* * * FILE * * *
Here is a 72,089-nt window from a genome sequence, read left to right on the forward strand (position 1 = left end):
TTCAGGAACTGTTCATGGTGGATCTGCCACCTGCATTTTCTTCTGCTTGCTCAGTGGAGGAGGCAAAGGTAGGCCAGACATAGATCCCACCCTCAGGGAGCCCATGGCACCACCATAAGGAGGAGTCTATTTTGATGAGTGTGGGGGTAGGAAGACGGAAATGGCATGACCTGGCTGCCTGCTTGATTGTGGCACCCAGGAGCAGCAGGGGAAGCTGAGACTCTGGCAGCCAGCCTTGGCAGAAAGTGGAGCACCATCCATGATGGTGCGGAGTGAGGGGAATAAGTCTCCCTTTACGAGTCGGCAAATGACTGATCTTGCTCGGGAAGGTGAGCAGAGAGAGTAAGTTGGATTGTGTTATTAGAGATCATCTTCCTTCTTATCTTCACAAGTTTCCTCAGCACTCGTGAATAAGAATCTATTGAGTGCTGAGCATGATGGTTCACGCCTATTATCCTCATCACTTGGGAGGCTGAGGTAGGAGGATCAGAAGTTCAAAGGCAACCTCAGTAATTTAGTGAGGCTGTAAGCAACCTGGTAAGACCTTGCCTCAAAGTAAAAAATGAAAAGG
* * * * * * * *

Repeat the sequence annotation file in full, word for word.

Here is a 72,089-nt window from a genome sequence, read left to right on the forward strand (position 1 = left end):
TTCAGGAACTGTTCATGGTGGATCTGCCACCTGCATTTTCTTCTGCTTGCTCAGTGGAGGAGGCAAAGGTAGGCCAGACATAGATCCCACCCTCAGGGAGCCCATGGCACCACCATAAGGAGGAGTCTATTTTGATGAGTGTGGGGGTAGGAAGACGGAAATGGCATGACCTGGCTGCCTGCTTGATTGTGGCACCCAGGAGCAGCAGGGGAAGCTGAGACTCTGGCAGCCAGCCTTGGCAGAAAGTGGAGCACCATCCATGATGGTGCGGAGTGAGGGGAATAAGTCTCCCTTTACGAGTCGGCAAATGACTGATCTTGCTCGGGAAGGTGAGCAGAGAGAGTAAGTTGGATTGTGTTATTAGAGATCATCTTCCTTCTTATCTTCACAAGTTTCCTCAGCACTCGTGAATAAGAATCTATTGAGTGCTGAGCATGATGGTTCACGCCTATTATCCTCATCACTTGGGAGGCTGAGGTAGGAGGATCAGAAGTTCAAAGGCAACCTCAGTAATTTAGTGAGGCTGTAAGCAACCTGGTAAGACCTTGCCTCAAAGTAAAAAATGAAAAGG